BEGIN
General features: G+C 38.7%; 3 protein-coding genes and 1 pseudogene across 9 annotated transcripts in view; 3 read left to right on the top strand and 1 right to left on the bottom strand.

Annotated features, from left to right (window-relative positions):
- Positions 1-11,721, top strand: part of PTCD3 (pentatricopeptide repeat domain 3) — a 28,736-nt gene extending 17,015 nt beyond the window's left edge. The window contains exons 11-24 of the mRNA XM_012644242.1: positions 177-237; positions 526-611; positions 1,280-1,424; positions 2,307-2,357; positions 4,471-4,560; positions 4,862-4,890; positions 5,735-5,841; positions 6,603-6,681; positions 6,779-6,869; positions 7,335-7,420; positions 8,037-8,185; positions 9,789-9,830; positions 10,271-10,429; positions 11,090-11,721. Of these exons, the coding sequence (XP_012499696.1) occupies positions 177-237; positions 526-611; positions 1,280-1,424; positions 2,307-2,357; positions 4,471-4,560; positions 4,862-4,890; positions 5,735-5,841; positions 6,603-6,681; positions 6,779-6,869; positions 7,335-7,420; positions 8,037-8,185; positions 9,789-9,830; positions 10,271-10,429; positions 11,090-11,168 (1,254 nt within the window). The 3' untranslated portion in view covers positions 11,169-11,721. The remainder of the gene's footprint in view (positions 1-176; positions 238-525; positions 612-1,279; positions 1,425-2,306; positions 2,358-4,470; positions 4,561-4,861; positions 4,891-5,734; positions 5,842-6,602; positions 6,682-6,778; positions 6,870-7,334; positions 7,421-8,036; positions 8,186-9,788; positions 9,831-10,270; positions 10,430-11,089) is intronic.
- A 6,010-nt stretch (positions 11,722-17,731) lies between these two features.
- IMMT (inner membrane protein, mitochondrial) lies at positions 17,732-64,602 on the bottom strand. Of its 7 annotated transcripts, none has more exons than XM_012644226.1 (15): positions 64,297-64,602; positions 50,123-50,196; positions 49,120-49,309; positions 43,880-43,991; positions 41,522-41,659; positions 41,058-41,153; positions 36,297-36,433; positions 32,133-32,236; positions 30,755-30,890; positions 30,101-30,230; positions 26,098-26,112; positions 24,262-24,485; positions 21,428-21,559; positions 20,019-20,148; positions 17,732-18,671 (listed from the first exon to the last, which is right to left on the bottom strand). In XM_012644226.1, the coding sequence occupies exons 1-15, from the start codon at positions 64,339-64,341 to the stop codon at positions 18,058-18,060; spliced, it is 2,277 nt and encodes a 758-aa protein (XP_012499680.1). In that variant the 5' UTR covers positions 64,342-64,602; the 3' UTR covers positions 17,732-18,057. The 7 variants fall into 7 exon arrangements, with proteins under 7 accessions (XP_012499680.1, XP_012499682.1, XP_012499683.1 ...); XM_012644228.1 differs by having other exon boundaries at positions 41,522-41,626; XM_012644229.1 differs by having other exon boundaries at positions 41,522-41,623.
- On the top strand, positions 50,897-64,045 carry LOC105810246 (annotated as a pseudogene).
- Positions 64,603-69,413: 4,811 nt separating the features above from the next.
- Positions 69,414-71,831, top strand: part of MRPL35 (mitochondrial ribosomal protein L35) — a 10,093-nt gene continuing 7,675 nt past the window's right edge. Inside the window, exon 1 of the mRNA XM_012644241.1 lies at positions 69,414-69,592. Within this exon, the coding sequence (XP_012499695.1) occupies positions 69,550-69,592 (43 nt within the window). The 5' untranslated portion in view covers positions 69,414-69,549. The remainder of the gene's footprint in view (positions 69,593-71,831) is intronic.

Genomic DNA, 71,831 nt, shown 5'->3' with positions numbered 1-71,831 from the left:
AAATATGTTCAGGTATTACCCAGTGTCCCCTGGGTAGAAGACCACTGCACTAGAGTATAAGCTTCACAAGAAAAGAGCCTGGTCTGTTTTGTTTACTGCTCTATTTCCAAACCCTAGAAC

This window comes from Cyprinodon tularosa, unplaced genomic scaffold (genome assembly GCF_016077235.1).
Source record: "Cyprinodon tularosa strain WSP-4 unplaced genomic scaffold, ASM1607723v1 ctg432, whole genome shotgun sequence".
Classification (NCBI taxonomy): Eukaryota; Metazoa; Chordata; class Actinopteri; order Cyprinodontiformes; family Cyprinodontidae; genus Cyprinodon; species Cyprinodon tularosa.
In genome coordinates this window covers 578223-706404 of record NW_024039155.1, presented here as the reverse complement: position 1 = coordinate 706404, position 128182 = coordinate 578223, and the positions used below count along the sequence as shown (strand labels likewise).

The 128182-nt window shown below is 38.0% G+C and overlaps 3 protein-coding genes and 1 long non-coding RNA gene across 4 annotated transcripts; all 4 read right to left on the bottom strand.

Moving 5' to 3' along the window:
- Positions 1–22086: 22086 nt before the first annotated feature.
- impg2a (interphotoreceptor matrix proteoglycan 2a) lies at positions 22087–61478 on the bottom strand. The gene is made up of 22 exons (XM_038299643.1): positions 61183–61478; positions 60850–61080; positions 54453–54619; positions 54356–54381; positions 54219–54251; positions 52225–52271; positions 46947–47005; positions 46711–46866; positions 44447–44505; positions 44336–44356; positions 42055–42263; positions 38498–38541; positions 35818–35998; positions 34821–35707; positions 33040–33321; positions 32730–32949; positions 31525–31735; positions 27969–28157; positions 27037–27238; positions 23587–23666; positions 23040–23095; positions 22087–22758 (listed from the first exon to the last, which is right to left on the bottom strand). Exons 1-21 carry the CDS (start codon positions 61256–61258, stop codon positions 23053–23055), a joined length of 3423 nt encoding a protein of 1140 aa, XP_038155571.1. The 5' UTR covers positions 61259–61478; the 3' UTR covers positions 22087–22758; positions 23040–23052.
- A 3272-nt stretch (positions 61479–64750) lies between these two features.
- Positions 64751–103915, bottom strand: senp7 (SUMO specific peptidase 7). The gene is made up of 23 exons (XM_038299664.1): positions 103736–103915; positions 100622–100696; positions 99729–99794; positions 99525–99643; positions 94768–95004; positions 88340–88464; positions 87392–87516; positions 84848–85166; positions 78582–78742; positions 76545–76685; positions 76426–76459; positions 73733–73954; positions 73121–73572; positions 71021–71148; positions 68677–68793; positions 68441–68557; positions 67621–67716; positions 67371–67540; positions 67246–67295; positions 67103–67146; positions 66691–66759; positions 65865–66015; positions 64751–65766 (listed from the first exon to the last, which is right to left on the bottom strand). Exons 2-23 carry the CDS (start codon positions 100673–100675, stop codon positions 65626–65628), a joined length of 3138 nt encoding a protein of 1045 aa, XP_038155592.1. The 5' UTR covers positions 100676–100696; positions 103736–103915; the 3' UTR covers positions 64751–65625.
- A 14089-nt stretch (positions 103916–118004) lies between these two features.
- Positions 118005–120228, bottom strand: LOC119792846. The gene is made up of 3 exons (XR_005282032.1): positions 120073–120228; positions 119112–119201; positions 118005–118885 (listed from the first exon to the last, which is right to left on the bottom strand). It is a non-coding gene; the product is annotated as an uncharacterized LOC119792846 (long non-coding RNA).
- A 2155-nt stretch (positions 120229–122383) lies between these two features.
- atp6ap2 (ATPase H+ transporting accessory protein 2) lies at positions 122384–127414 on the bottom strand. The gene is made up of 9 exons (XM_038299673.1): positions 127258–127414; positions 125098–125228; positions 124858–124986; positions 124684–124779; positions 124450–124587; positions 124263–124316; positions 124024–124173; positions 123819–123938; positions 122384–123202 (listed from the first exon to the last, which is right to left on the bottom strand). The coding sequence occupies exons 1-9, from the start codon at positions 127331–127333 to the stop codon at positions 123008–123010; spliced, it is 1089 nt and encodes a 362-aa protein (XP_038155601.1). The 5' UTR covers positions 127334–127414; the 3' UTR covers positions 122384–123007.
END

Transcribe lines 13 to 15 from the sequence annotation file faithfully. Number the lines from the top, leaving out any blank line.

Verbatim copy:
Classification (NCBI taxonomy): Eukaryota; Metazoa; Chordata; class Actinopteri; order Cyprinodontiformes; family Cyprinodontidae; genus Cyprinodon; species Cyprinodon tularosa.
In genome coordinates this window covers 578223-706404 of record NW_024039155.1, presented here as the reverse complement: position 1 = coordinate 706404, position 128182 = coordinate 578223, and the positions used below count along the sequence as shown (strand labels likewise).

The 128182-nt window shown below is 38.0% G+C and overlaps 3 protein-coding genes and 1 long non-coding RNA gene across 4 annotated transcripts; all 4 read right to left on the bottom strand.